Beer Diplomacy: What Would Jesus Brew? | Sojourners

Beer Diplomacy: What Would Jesus Brew?

"Blessed are the peacemakers, for they shall be called children of God."

- Jesus in the gospel of St. Matthew

"From man's sweat and God's love, beer came into the world."

- St. Arnold of Metz, patron saint of brewers

When President Obama popped the top on three cold beers with Henry Louis Gates Jr. and police sergeant James Crowley at the White House Thursday night, his efforts toward brokering peace between the two men were laden with spiritual meaning.

And I'm not just talking about Obama's attempts at peacemaking. The president's choice of beverage for the sit-down has deep spiritual implications as well.

Beer is, of course, an ancient beverage, made from the fruits of creation. It is also a populist drink - an inexpensive oat soda, if you will, equally accessible to rich and poor, male and female, white and black and brown. And it's a great equalizer and unifier, much like baseball, hotdogs, and apple pie.

Let's put aside for a moment aspersions cast about Obama's act of beer diplomacy being little more than a political photo opportunity and criticisms of the quality of the oat sodas he plans to serve. (Bud Light? Blue Moon? Why not a few nice craft beers brewed locally? Capitol Brewery, located not far from the White House, offers one called Equality Ale, for instance.)

Instead, let's look at the spiritual lessons we might learn about community, constancy, and hope.

While there are certainly a number of religious traditions that look at imbibing beer with an evil eye - Islam, the Southern Baptist Convention, and the Church of Jesus Christ of Latter-day Saints, to name a few - there also is another, storied spiritual view that sees beer as a blessing from the Almighty.

"Moralists work hard to maintain the wedge between spirituality and alcohol - it's what keeps them in power," said Sean Lilly Wilson, a friend and classmate of mine from Wheaton College and founder of the craft brewery Fullsteam in Durham, N.C. "But there's no evidence that Jesus wanted this separation. Quite the contrary! Alcohol and community are central themes in Jesus' first miracle (the wedding at Cana) and his final act (the Eucharist)."

Within Christendom, there are no fewer than a dozen patron saints - including three different St. Arnolds - of brewers, hop pickers, and tavern keepers, each accompanied by wonderfully folksy tales of miracles and wonders performed with (and sometimes through) vats of divinely inspired lager.

According to the folks at, St. Wenceslas, who helped spread Christianity to Czechoslovakia and is the patron saint of Bohemia, valued the precious Bohemian hops so dearly that he ordered anyone caught exporting them put to death. That's pretty extreme, of course, but it did endear him to local brewers. Another Wenceslas, the 13th-century king, convinced the pope at the time to lift the ban on the brewing of beer.

In 6th-century Brussels, St. Arnold of Metz cautioned the faithful, "Don't drink the water, drink beer," because he believed the local water supply caused illness. (The water used in the production of beer was boiled, killing off water-born diseases.) Legend has it that St. Arnold also ended a plague by dipping a crucifix into a vat of beer and distributing the blessed elixir to the masses.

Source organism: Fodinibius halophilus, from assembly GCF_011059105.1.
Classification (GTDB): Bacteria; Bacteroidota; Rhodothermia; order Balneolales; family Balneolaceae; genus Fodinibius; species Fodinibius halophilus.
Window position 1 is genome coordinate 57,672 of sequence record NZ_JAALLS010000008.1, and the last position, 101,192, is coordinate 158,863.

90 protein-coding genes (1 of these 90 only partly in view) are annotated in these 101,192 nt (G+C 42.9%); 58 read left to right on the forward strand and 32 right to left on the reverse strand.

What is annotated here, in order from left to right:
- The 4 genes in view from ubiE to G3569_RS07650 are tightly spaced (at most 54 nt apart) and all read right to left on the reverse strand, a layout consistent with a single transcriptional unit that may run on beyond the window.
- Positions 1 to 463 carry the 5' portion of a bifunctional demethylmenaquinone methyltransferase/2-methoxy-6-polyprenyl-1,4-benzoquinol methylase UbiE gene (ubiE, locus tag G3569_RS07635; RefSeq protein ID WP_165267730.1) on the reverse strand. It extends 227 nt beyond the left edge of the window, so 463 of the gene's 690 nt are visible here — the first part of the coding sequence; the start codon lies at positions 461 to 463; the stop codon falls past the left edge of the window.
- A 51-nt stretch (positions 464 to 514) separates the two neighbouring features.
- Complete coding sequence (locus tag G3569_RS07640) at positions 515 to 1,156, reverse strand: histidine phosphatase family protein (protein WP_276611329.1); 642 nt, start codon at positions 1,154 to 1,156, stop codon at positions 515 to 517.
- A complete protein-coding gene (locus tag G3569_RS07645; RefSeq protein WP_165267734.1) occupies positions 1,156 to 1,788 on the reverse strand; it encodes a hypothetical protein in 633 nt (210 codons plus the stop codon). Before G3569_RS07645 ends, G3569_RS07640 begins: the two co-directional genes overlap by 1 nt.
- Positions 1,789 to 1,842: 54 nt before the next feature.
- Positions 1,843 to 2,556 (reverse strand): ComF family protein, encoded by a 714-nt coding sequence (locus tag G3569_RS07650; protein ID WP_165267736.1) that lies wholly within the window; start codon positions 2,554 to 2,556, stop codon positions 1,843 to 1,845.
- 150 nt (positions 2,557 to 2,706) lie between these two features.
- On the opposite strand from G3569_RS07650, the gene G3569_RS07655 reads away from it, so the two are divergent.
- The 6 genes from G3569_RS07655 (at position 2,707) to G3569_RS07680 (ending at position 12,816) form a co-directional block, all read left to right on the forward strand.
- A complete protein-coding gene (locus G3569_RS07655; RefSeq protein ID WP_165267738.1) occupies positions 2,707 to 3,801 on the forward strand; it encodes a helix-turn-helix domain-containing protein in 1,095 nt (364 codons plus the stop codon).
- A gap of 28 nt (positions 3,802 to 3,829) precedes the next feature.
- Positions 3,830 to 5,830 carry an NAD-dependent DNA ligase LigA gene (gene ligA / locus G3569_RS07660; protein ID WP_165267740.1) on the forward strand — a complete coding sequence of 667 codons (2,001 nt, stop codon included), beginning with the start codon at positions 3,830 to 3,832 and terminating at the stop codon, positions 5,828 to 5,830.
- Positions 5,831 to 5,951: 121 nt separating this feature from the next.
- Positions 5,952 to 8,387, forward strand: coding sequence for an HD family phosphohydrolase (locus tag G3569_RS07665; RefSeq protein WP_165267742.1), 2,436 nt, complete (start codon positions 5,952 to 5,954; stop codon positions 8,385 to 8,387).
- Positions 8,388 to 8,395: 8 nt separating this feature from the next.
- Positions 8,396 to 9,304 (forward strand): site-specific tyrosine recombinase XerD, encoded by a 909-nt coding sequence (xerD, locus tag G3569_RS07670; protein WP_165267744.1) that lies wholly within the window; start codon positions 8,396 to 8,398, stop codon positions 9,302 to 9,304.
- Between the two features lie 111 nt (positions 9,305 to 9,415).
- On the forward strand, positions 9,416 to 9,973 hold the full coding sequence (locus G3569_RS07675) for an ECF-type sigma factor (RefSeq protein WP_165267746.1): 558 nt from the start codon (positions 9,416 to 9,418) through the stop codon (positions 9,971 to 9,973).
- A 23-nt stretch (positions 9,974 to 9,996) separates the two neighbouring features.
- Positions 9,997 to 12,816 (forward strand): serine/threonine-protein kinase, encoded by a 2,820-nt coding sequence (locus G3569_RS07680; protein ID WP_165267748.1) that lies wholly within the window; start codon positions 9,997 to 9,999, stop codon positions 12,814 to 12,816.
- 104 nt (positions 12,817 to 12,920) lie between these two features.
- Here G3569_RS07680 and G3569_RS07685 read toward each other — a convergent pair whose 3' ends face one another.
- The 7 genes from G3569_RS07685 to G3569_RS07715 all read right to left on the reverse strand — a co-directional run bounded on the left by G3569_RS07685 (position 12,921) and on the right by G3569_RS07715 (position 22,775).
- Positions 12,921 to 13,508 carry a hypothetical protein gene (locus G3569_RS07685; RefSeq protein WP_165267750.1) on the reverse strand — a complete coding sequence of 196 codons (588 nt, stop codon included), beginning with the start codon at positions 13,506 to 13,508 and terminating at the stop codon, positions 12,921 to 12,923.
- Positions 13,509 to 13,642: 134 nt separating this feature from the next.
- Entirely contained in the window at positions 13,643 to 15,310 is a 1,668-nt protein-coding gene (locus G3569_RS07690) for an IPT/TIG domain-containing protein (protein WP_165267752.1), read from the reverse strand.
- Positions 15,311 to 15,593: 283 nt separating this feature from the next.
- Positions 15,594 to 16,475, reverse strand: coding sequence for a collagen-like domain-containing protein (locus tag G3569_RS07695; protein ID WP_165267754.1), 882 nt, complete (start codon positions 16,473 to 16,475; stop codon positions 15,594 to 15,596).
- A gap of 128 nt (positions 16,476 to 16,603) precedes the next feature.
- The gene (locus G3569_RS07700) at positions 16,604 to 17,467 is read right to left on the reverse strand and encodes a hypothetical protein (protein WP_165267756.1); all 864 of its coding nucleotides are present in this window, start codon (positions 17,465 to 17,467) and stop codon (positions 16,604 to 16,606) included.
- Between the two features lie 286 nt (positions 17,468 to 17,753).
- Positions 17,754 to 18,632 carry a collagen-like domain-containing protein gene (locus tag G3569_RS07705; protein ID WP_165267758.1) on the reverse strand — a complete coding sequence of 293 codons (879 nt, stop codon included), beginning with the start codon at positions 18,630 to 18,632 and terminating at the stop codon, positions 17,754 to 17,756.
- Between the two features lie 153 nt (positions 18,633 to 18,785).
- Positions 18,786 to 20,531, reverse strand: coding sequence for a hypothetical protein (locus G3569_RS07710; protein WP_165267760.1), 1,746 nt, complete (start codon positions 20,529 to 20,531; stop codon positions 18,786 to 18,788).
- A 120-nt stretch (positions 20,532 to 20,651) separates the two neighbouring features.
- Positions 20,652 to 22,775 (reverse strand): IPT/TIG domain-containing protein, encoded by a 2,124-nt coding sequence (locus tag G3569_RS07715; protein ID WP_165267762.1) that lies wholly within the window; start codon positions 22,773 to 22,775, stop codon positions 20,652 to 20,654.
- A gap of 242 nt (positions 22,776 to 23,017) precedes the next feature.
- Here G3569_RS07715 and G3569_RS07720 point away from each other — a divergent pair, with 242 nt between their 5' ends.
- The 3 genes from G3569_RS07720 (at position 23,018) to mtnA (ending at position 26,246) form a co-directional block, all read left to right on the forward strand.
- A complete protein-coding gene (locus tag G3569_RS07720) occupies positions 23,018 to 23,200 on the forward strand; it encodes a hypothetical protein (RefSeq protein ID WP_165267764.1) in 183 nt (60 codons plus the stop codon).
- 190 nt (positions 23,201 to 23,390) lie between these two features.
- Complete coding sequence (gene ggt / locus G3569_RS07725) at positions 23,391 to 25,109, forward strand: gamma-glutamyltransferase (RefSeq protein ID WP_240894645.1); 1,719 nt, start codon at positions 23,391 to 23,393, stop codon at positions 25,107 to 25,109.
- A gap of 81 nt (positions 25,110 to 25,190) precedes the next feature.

St. Brigid, the patroness of Ireland, is said to have miraculously turned her bath water into beer to sustain the lepers she nursed in a colony near the monastery she founded at Kildare. A poem attributed to Brigid that the guys located in a library in Brussels says, "I should like a great lake of ale, for the King of the Kings. I should like the family of Heaven to be drinking it through time eternal."

Then there is St. Benedict, the father of western monasticism, whose famous rule required his monks to open their monasteries to weary travelers, turning no one away, and sharing their meals - including their fine monk-made beer - with their guests.

"Beer is the beverage of community and celebration," said Lilly Wilson, a faithful Episcopalian who also happens to be one of the most godly people I know. "It's the beverage of letting down your guard, showing your true colors, and building consensus. I like wine as much as the next brewer, but I can't imagine President Obama inviting the gentlemen over for a bottle of Cabernet."

Charlie Papazian, president of the Brewers Association and author of The Complete Joy of Homebrewing, recently explained via the beer-enthusiast Web site that for early brewers (who didn't know that yeast was the magic ingredient that turned beer into beer), God was literally in the pint glass. These ancient beer-makers had a name for the yeasty scud left at the bottom of a shiny beer stein: Godisgood.

"I'm thrilled that beer is back in the White House," Lilly Wilson said. "The Roosevelts served beer at the White House after Prohibition was lifted. Lyndon Johnson used beer to ease tense situations. Our president embraces beer as natural and normal. Life is good."

Here's to peacemaking, chilling out, and finding consensus.

May the God of peace - and Godisgood - be with Obama, Gates, Crowley, and all who choose to share a beer as they try to mend fences.


Cathleen Falsani is the author of the new book Sin Boldly: A Field Guide for Grace. She blogs at The Dude Abides.

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